Retinoblastoma screening

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Editor-In-Chief: C. Michael Gibson, M.S., M.D. [1]; Associate Editor(s)-in-Chief: Sahar Memar Montazerin, M.D.[2] Simrat Sarai, M.D. [3]


Early diagnosis of retinoblastoma is necessary to obtain the best outcomes for preservation of the vision and the eye. In 2018, a group of experts in clinical retinoblastoma care and ophthalmic pathology and genetics suggested a risk-stratified schedule for ophthalmic screening examinations. Estimated risk of retinoblastoma development is calculated according to the relativity of individuals to the family member with retinoblastoma.


Relative of patient Bilateral involvement (100%) Unilateral involvement (15%)
Offspring (infant) 50 7.5
Parent 5 0.8
Sibling 2.5 0.4
Niece/nephew 1.3 0.2
Aunt/uncle 0.1 0.007
First cousin 0.05 0.007
The above table adopted from Ophthalmology journal [1]
  • Next step in assessing the risk of these children is to estimate the approximate relative risk of retinoblastoma development according to the percentage mentioned in the above table.
  • Relatives are categorized into three categories:
    • High risk: Those with a risk percentage > 7.5%
    • Intermediate risk: Those with a risk percentage between 1% and 7.5% (including 7.5%)
    • Low risk: Those with a risk percentage < 1%
  • American Association of Ophthalmic Oncologists and Pathologists (AAOOP) guideline recommends scheduled eye examination for the screening of children at high risk of developing retinoblastoma. Screening should be initiated at birth and continued till the age of 7 years.[1]
  • No further examination is required after the age of 7 years except for those who are known carriers of the RB1 gene mutation.
  • For those who are carries of the RB1 gene mutation, screening should be continued indefinitely after the age of 7 years and should be done annually or every 2 years.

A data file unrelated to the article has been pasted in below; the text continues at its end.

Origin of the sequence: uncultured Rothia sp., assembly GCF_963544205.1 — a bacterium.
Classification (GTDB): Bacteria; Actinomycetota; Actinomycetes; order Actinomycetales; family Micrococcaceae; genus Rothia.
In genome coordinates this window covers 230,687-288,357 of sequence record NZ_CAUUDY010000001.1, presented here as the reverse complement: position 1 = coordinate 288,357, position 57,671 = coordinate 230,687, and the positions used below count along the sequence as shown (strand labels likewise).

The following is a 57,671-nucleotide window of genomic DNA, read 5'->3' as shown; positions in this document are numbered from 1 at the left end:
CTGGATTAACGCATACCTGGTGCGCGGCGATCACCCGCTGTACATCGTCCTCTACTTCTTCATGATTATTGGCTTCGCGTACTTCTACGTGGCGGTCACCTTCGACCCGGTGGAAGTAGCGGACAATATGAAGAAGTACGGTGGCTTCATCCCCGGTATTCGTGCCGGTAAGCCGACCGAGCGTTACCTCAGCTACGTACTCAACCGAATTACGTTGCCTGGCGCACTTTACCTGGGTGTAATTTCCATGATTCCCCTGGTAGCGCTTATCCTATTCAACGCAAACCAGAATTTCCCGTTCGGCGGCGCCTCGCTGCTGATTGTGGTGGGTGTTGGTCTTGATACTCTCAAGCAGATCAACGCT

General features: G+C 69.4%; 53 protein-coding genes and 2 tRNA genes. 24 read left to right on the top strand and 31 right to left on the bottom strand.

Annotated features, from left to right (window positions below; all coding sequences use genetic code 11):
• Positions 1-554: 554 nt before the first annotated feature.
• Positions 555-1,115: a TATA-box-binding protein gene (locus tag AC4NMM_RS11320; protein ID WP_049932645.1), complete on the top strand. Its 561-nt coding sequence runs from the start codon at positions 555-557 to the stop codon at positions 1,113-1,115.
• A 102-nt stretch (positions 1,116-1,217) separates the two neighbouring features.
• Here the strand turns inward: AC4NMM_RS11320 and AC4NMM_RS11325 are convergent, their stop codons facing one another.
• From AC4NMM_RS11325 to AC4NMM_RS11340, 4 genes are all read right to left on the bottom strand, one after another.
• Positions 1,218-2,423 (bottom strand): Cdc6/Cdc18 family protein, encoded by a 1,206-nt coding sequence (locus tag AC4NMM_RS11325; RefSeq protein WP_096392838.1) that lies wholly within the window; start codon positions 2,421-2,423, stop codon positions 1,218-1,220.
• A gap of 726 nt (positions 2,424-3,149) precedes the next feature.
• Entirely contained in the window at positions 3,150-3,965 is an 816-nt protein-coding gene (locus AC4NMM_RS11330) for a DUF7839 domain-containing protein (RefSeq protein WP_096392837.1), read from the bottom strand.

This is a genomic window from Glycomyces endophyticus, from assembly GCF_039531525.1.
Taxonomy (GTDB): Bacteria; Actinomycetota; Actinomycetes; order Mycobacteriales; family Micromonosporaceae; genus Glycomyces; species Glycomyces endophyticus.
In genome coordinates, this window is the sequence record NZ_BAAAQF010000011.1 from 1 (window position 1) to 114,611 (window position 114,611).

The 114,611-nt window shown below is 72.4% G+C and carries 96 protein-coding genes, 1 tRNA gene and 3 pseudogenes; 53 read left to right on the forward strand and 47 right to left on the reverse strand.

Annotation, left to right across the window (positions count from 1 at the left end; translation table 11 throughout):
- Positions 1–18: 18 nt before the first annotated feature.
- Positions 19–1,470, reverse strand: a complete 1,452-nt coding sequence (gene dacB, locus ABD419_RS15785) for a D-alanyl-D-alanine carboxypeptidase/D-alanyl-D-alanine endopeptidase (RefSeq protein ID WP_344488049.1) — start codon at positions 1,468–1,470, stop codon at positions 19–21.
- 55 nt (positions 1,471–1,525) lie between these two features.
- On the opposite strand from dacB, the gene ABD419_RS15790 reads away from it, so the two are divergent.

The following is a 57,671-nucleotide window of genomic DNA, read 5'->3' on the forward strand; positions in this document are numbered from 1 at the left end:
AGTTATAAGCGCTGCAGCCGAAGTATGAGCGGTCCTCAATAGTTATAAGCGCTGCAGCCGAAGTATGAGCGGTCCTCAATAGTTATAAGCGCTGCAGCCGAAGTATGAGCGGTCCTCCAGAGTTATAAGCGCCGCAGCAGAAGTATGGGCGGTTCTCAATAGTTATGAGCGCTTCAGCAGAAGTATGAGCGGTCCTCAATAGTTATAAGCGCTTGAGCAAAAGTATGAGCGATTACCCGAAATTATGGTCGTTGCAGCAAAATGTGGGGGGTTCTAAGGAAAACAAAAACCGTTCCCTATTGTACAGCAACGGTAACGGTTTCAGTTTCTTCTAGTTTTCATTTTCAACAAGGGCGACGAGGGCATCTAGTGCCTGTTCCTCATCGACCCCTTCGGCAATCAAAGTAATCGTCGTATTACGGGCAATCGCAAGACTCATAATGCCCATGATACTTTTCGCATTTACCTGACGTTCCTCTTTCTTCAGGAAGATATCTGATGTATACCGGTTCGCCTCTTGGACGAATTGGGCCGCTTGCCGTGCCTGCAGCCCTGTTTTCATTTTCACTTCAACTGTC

• The following table is the recommended eye examination schedule for unaffected children of families with retinoblastoma depending on their age and risk percentage of tumor development:
Risk category or Age High risk Intermediate risk Low risk

Birth to 8 weeks

  • Every 2 - 4 weeks
  • Monthly
  • Monthly

> 8 - 12 weeks

  • Monthly
  • Monthly
  • Monthly

> 3 - 12 months

  • Monthly
  • Every 2 months
  • Every 3 months

> 12 - 24 months

  • Every 2 months
  • Every 3 months
  • Every 4 months

> 24 - 36 months

  • Every 3 months
  • Every 3 months
  • Every 6 months

> 36 - 48 months

  • Every 4 months
  • Every 4 - 6 months
  • Every 6 months

> 48 - 60 months

  • Every 6 months
  • Every 4 - 6 months
  • Annually

5 - 7 years

  • Every 6 months
  • Annually
  • Annually
This table is adopted from Ophthalmology journal[1]

Genetic Testing for Children with Retinoblastoma

Genetic testing for children with Retinoblastoma
Not available
Blood: RB1 mutation(+)
(germline mutation)
Blood: RB1 mutation(-)
Tumor: RB1 mutation(+)
Blood: RB1 mutation(-)
Tumor: RB1 mutation(-)
Blood: RB1 mutation(-)
Tumor: not available
Ophthalmic screening for all
the relatives with greater risk than the population
Assessment of relatives
for familial retinoblastoma
Ophthalmic screening and genetic analysis
not required for first degree relatives
No need for genetic analysis of first degree relatives
Relatives with RB1 mutation
Relatives without RB1 mutation
Ophthlamic screening for future offspring unless negative for parent's mutation
Future offspring of affected child require ophthalmic screening
Ophthalmic screening for children as high risk
Ophthalmic screening not required
The above table is the recommended genetic analysis guidline for families with affected individuals and adopted from Ophthalmology journal[1]


  1. 1.0 1.1 1.2 1.3 1.4 Skalet, Alison H.; Gombos, Dan S.; Gallie, Brenda L.; Kim, Jonathan W.; Shields, Carol L.; Marr, Brian P.; Plon, Sharon E.; Chévez-Barrios, Patricia (2018). "Screening Children at Risk for Retinoblastoma". Ophthalmology. 125 (3): 453–458. doi:10.1016/j.ophtha.2017.09.001. ISSN 0161-6420.